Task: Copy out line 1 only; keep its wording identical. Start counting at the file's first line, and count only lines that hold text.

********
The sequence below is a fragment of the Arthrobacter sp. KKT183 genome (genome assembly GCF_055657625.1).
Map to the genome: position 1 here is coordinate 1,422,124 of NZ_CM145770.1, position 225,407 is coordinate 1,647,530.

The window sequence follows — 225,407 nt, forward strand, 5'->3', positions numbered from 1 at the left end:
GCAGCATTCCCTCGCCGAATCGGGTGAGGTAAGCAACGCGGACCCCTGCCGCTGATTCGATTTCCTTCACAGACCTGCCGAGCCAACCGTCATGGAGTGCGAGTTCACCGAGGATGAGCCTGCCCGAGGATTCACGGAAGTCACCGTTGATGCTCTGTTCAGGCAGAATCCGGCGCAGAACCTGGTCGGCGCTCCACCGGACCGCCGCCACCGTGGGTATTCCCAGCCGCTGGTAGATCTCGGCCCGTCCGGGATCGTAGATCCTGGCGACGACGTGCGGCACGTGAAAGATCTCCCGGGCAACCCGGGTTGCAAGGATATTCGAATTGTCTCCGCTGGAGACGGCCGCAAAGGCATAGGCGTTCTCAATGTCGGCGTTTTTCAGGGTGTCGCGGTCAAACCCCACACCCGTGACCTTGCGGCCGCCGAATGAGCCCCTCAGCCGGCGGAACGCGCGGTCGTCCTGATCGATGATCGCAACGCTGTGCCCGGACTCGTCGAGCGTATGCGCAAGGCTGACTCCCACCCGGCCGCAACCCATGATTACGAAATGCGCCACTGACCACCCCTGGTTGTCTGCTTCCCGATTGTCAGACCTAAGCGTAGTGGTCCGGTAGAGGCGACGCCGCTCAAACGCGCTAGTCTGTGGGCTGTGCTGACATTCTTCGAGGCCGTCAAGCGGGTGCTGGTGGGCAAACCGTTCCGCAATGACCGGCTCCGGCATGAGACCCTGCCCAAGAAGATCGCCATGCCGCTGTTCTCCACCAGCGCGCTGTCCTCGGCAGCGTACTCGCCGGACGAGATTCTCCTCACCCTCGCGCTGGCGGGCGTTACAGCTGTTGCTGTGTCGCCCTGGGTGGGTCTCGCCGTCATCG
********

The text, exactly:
The sequence below is a fragment of the Arthrobacter sp. KKT183 genome (genome assembly GCF_055657625.1).